from the September 9, 2009 editionSAN FRANCISCO – Had enough of the recession? Next time somebody pitches you something – whether or not you open your wallet – at least say thanks.Because economic growth is a story we tell one another. Transactions are its dialogue. And the authors of both are the master storytellers: salespeople.Before you tune out, consider this: Nothing happens until somebody sells someone something. And no matter what the rest of us do all day, our paychecks and prosperity rely on their efforts.At some level, of course, everyone sells. Authors and academics (if they hope to have impact), the yard guy across the street, the young woman shilling for Greenpeace in front of Target, even President Obama. None of us succeeds without applying the art of influence, in the best sense.But front-line, all-day salespeople are the connective tissue between what we have and what we need. Their work demands a rare mix of audacity and humility, hope and realism. They take rejection and abuse that would crush the spirits of most. Yet they bounce back with the resilience of Tigger and the patience of Job.Especially in harder times, selling compels tremendous creativity and a humble heroism. This isn’t to say all salespeople are heroes. Some get a bit too creative, while a (very) few are desperately dishonest. But that’s not sales. It’s fraud.While political campaigns come and go, salespeople practice the politics of hope every day. They live by faith – faith that someone, somewhere needs what they have.Critics accuse politicians of being salespeople. If only that were true: Good salespeople can actually explain what they’re trying to sell.Everyone else in an organization can grumble and grouse, play office politics, soak in a bath of righteous cynicism. Salespeople don’t have time for that. They only get paid when somebody outside the cubicle cocoon is moved to act and demonstrate one of the truest measures of trust – parting with their money.The good ones, along with intellect, have impressive integrity. They focus on your interests, not theirs, because they know that if they’re clear about yours, their own will follow.Rather than spray you with words, they ask you questions, and listen carefully to what you’re really saying. They bring your authentic interests into sharper focus.They really don’t want to waste your time, because they make a living on theirs.Not buying? Try just saying “No thanks – but keep honing that pitch.” Better yet, offer a pointer to raise the level of their game. And if something about their approach annoys you, coach the manager who set both of you up for frustration. That’s a public service.If the world is divided between builders and complainers, there’s no doubt that salespeople build – confidence, companies, and gross domestic product. They make the potential, actual. They move minds. Build trust. And motivate the transactions that keep us all fed.Don’t be too hard on them, especially now.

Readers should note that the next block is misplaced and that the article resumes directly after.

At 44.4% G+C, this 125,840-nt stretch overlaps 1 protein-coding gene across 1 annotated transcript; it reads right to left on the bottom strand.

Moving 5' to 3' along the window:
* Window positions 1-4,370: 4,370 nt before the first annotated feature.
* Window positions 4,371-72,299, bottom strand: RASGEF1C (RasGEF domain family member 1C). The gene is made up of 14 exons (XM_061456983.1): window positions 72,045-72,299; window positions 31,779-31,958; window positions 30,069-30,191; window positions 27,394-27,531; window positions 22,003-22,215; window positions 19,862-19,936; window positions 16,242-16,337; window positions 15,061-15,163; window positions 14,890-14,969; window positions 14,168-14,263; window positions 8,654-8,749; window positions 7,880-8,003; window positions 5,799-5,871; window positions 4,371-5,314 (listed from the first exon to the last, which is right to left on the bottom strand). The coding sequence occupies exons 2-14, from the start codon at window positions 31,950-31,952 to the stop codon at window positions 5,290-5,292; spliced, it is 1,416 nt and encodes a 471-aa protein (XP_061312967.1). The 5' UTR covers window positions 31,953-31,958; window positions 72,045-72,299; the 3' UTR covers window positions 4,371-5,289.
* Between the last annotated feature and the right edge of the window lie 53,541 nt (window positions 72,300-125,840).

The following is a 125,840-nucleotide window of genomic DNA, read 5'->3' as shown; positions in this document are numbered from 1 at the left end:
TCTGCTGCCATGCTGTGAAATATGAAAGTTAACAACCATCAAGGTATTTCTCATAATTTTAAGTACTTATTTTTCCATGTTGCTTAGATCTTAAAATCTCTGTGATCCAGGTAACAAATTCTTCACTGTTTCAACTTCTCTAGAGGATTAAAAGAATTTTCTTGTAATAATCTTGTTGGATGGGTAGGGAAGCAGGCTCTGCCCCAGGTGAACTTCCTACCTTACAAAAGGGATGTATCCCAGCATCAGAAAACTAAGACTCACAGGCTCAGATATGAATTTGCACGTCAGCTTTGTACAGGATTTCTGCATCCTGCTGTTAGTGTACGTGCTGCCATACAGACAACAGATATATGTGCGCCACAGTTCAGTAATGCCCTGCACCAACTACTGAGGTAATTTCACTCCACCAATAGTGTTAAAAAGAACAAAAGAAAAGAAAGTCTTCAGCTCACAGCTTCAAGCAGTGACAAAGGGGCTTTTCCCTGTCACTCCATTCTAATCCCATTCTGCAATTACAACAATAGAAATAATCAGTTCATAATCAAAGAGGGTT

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Hasso Plattner Ventures Africa’s portfolio of companies

Hasso Plattner’s African Venture fund was launched in early 2008. In February 2009 I attended the fund’s Emerging Market Africa conference in South Africa. HPVA has invested ZAR80mm of ZAR350mm in 5 companies to date and expect to invest in at least 5 more. HPVA doesn’t disclose investments and shareholding, although they did indicate that they only take minority shareholding.You can find Hasso Plattner Venture Europe’s investments here.Recently the African fund disclosed some of the investments it has made so far:

  1. Cibecs: Enterprise backup solutions. According to some articles, HPVA invested ZAR8mm for a 25% stake in the company (HPVA indicated that these numbers aren’t correct. They didn’t say what the correct numbers are.) Cibecs was formed in 2004 by Richard Dewing, and its software has been sold to more than 30,000 users in South Africa.
  2. Inala operates in the fields of telecommunications and broadcasting in South Africa.
  3. Global Vision specializes in marketing automation software.
  4. KnowledgeTree is an open source document management system. KnowledgeTree uses a number of social media technologies to promote its products, including Facebook, Twitter, and blogs…very progressive!
  5. Dabba Telecom: Low-cost telecoms in South Africa. Dabba’s CEO Real Lissoos was voted Social Entrepreneur of the year in 2008.